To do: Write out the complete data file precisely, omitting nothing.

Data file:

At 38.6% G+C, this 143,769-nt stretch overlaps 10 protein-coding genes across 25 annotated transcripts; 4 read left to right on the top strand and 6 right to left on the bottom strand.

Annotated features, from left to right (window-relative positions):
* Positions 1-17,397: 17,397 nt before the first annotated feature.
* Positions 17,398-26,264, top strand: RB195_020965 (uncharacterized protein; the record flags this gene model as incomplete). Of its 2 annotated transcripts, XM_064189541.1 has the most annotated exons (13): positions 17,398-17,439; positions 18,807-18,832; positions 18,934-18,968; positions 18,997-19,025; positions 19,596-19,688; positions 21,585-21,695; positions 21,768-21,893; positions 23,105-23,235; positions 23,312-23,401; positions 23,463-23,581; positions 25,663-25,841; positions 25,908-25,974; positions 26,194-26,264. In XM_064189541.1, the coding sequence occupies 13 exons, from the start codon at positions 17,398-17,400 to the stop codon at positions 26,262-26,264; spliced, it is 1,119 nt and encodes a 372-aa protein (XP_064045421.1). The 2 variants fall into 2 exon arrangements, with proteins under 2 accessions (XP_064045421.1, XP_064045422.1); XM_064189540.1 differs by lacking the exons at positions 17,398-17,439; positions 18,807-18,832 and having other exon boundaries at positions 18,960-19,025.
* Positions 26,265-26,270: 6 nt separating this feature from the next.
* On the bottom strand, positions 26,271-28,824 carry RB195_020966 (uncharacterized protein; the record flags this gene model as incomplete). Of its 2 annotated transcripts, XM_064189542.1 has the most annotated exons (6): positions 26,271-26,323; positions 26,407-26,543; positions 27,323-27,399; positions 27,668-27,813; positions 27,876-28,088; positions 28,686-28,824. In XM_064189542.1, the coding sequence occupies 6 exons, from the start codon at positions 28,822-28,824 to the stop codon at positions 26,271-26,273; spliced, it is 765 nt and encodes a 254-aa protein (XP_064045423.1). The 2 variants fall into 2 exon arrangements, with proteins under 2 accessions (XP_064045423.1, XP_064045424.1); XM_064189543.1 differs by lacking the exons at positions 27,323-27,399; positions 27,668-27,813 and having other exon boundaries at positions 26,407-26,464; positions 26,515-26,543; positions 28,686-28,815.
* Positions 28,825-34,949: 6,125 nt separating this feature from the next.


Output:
At 38.6% G+C, this 143,769-nt stretch overlaps 10 protein-coding genes across 25 annotated transcripts; 4 read left to right on the top strand and 6 right to left on the bottom strand.

Annotated features, from left to right (window-relative positions):
* Positions 1-17,397: 17,397 nt before the first annotated feature.
* Positions 17,398-26,264, top strand: RB195_020965 (uncharacterized protein; the record flags this gene model as incomplete). Of its 2 annotated transcripts, XM_064189541.1 has the most annotated exons (13): positions 17,398-17,439; positions 18,807-18,832; positions 18,934-18,968; positions 18,997-19,025; positions 19,596-19,688; positions 21,585-21,695; positions 21,768-21,893; positions 23,105-23,235; positions 23,312-23,401; positions 23,463-23,581; positions 25,663-25,841; positions 25,908-25,974; positions 26,194-26,264. In XM_064189541.1, the coding sequence occupies 13 exons, from the start codon at positions 17,398-17,400 to the stop codon at positions 26,262-26,264; spliced, it is 1,119 nt and encodes a 372-aa protein (XP_064045421.1). The 2 variants fall into 2 exon arrangements, with proteins under 2 accessions (XP_064045421.1, XP_064045422.1); XM_064189540.1 differs by lacking the exons at positions 17,398-17,439; positions 18,807-18,832 and having other exon boundaries at positions 18,960-19,025.
* Positions 26,265-26,270: 6 nt separating this feature from the next.
* On the bottom strand, positions 26,271-28,824 carry RB195_020966 (uncharacterized protein; the record flags this gene model as incomplete). Of its 2 annotated transcripts, XM_064189542.1 has the most annotated exons (6): positions 26,271-26,323; positions 26,407-26,543; positions 27,323-27,399; positions 27,668-27,813; positions 27,876-28,088; positions 28,686-28,824. In XM_064189542.1, the coding sequence occupies 6 exons, from the start codon at positions 28,822-28,824 to the stop codon at positions 26,271-26,273; spliced, it is 765 nt and encodes a 254-aa protein (XP_064045423.1). The 2 variants fall into 2 exon arrangements, with proteins under 2 accessions (XP_064045423.1, XP_064045424.1); XM_064189543.1 differs by lacking the exons at positions 27,323-27,399; positions 27,668-27,813 and having other exon boundaries at positions 26,407-26,464; positions 26,515-26,543; positions 28,686-28,815.
* Positions 28,825-34,949: 6,125 nt separating this feature from the next.